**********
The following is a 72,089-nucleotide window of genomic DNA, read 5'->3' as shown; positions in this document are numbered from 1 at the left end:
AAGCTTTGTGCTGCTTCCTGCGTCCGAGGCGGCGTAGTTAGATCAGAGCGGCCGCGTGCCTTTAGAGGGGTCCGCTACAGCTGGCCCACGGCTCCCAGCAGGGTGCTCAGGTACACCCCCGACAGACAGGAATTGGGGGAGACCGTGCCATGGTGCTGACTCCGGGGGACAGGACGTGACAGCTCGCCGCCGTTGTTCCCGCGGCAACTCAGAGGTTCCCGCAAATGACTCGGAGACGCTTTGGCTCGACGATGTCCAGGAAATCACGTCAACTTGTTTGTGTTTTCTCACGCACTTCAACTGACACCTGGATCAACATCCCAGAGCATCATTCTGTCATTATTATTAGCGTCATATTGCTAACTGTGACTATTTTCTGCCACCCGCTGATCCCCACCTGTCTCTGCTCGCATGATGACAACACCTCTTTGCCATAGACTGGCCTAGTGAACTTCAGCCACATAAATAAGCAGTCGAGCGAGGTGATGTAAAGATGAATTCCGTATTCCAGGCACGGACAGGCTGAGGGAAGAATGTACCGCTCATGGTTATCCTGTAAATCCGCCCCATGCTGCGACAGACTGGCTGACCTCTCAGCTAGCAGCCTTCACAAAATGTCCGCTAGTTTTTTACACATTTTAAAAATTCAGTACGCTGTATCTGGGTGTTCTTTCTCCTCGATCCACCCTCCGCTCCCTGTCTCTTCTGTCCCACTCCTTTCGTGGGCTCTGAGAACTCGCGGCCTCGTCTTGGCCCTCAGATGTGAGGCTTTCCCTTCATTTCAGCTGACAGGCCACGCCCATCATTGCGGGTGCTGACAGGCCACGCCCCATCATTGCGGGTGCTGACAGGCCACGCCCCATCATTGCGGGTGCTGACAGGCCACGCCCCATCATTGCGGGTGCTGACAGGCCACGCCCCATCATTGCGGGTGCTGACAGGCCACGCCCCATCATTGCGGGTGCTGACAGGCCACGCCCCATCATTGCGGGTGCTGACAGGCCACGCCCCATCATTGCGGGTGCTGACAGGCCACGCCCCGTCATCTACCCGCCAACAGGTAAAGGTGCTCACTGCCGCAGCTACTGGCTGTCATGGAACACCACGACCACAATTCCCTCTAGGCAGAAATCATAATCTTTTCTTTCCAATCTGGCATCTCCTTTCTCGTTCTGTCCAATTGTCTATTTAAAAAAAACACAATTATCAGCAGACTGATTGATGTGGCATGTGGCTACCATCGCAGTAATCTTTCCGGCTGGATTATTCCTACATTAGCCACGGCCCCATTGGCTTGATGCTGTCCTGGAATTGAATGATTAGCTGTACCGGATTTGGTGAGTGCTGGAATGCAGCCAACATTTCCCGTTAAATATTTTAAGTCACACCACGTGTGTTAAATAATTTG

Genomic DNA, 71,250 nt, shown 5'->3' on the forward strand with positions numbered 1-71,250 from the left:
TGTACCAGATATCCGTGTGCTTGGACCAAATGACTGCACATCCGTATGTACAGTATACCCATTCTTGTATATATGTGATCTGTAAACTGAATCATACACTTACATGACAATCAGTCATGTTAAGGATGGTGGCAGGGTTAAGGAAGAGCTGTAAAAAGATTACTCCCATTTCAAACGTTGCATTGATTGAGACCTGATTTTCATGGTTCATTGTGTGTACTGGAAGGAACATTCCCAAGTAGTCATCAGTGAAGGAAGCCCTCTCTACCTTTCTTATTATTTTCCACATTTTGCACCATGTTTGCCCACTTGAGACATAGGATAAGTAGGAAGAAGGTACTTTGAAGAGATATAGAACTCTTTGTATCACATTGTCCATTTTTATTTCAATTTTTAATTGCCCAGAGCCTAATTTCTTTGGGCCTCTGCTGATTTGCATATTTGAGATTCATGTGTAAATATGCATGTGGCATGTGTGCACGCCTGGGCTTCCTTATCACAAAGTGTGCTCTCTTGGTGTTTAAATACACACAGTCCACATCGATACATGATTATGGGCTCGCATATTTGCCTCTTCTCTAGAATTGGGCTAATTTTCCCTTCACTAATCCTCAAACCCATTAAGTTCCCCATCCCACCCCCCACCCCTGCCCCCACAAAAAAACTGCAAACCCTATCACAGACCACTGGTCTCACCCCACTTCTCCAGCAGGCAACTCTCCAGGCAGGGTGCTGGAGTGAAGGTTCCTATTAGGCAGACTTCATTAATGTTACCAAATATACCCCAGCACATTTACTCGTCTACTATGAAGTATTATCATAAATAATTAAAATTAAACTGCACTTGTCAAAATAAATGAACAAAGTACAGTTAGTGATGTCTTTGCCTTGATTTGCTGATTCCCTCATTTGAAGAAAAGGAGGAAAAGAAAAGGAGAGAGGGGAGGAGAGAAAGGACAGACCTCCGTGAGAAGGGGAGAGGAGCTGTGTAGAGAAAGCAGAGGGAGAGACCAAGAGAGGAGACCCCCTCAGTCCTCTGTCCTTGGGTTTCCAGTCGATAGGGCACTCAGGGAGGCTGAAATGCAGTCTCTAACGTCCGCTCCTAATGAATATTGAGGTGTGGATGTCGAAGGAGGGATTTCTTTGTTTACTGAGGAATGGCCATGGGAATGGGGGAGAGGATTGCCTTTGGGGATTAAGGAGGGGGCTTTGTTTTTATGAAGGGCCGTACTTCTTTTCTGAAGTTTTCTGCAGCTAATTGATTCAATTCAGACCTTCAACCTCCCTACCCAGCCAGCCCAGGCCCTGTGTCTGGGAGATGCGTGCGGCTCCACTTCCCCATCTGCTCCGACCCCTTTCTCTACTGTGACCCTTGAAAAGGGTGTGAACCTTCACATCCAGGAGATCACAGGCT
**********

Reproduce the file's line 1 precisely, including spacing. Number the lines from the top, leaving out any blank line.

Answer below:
The following is a 72,089-nucleotide window of genomic DNA, read 5'->3' as shown; positions in this document are numbered from 1 at the left end: